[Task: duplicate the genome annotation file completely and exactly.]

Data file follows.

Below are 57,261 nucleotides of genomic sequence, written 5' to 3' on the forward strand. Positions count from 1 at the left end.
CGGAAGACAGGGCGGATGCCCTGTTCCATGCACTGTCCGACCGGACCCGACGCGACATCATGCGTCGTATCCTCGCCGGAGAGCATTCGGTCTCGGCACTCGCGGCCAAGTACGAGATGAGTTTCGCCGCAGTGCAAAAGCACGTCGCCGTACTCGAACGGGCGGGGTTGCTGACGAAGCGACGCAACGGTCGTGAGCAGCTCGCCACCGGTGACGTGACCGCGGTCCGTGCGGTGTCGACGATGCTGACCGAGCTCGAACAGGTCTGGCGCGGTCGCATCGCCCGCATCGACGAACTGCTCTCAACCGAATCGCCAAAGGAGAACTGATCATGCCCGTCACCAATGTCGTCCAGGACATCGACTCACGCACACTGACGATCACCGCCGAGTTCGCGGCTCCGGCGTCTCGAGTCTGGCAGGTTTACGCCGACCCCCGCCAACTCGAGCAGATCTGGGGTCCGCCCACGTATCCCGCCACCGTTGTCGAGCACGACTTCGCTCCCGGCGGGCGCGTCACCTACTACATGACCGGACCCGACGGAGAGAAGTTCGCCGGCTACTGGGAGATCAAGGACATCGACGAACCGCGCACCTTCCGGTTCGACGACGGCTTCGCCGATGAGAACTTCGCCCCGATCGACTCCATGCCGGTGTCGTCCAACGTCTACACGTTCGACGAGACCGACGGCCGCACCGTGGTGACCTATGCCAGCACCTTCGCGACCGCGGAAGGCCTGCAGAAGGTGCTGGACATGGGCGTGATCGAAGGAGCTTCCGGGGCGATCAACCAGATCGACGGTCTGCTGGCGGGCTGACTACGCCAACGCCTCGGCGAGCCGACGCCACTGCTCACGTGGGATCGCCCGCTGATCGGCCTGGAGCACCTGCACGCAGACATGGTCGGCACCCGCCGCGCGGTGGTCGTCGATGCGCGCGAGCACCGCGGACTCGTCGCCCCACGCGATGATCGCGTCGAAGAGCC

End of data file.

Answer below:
Below are 57,261 nucleotides of genomic sequence, written 5' to 3' on the forward strand. Positions count from 1 at the left end.
CGGAAGACAGGGCGGATGCCCTGTTCCATGCACTGTCCGACCGGACCCGACGCGACATCATGCGTCGTATCCTCGCCGGAGAGCATTCGGTCTCGGCACTCGCGGCCAAGTACGAGATGAGTTTCGCCGCAGTGCAAAAGCACGTCGCCGTACTCGAACGGGCGGGGTTGCTGACGAAGCGACGCAACGGTCGTGAGCAGCTCGCCACCGGTGACGTGACCGCGGTCCGTGCGGTGTCGACGATGCTGACCGAGCTCGAACAGGTCTGGCGCGGTCGCATCGCCCGCATCGACGAACTGCTCTCAACCGAATCGCCAAAGGAGAACTGATCATGCCCGTCACCAATGTCGTCCAGGACATCGACTCACGCACACTGACGATCACCGCCGAGTTCGCGGCTCCGGCGTCTCGAGTCTGGCAGGTTTACGCCGACCCCCGCCAACTCGAGCAGATCTGGGGTCCGCCCACGTATCCCGCCACCGTTGTCGAGCACGACTTCGCTCCCGGCGGGCGCGTCACCTACTACATGACCGGACCCGACGGAGAGAAGTTCGCCGGCTACTGGGAGATCAAGGACATCGACGAACCGCGCACCTTCCGGTTCGACGACGGCTTCGCCGATGAGAACTTCGCCCCGATCGACTCCATGCCGGTGTCGTCCAACGTCTACACGTTCGACGAGACCGACGGCCGCACCGTGGTGACCTATGCCAGCACCTTCGCGACCGCGGAAGGCCTGCAGAAGGTGCTGGACATGGGCGTGATCGAAGGAGCTTCCGGGGCGATCAACCAGATCGACGGTCTGCTGGCGGGCTGACTACGCCAACGCCTCGGCGAGCCGACGCCACTGCTCACGTGGGATCGCCCGCTGATCGGCCTGGAGCACCTGCACGCAGACATGGTCGGCACCCGCCGCGCGGTGGTCGTCGATGCGCGCGAGCACCGCGGACTCGTCGCCCCACGCGATGATCGCGTCGAAGAGCC